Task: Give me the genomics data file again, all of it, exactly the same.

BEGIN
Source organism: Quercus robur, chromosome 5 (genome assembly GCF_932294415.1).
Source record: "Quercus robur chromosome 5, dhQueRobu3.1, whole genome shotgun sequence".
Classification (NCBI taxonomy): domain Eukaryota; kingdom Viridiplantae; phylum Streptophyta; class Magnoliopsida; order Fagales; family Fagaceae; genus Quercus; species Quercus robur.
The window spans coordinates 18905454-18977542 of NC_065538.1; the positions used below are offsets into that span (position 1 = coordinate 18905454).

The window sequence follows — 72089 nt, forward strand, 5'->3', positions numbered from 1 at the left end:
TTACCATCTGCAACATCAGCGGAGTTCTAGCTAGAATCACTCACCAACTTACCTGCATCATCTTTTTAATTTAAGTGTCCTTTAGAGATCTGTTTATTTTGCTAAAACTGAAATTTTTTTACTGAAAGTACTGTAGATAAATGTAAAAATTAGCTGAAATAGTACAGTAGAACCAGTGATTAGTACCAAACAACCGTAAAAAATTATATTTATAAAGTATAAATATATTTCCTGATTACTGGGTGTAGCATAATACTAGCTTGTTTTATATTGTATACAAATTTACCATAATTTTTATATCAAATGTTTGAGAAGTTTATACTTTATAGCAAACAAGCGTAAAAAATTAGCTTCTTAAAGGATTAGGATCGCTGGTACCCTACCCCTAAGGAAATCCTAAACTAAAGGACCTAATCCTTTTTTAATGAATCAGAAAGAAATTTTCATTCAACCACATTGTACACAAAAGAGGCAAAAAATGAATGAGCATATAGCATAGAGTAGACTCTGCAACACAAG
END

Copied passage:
Source organism: Quercus robur, chromosome 5 (genome assembly GCF_932294415.1).
Source record: "Quercus robur chromosome 5, dhQueRobu3.1, whole genome shotgun sequence".
Classification (NCBI taxonomy): domain Eukaryota; kingdom Viridiplantae; phylum Streptophyta; class Magnoliopsida; order Fagales; family Fagaceae; genus Quercus; species Quercus robur.
The window spans coordinates 18905454-18977542 of NC_065538.1; the positions used below are offsets into that span (position 1 = coordinate 18905454).

The window sequence follows — 72089 nt, forward strand, 5'->3', positions numbered from 1 at the left end:
TTACCATCTGCAACATCAGCGGAGTTCTAGCTAGAATCACTCACCAACTTACCTGCATCATCTTTTTAATTTAAGTGTCCTTTAGAGATCTGTTTATTTTGCTAAAACTGAAATTTTTTTACTGAAAGTACTGTAGATAAATGTAAAAATTAGCTGAAATAGTACAGTAGAACCAGTGATTAGTACCAAACAACCGTAAAAAATTATATTTATAAAGTATAAATATATTTCCTGATTACTGGGTGTAGCATAATACTAGCTTGTTTTATATTGTATACAAATTTACCATAATTTTTATATCAAATGTTTGAGAAGTTTATACTTTATAGCAAACAAGCGTAAAAAATTAGCTTCTTAAAGGATTAGGATCGCTGGTACCCTACCCCTAAGGAAATCCTAAACTAAAGGACCTAATCCTTTTTTAATGAATCAGAAAGAAATTTTCATTCAACCACATTGTACACAAAAGAGGCAAAAAATGAATGAGCATATAGCATAGAGTAGACTCTGCAACACAAG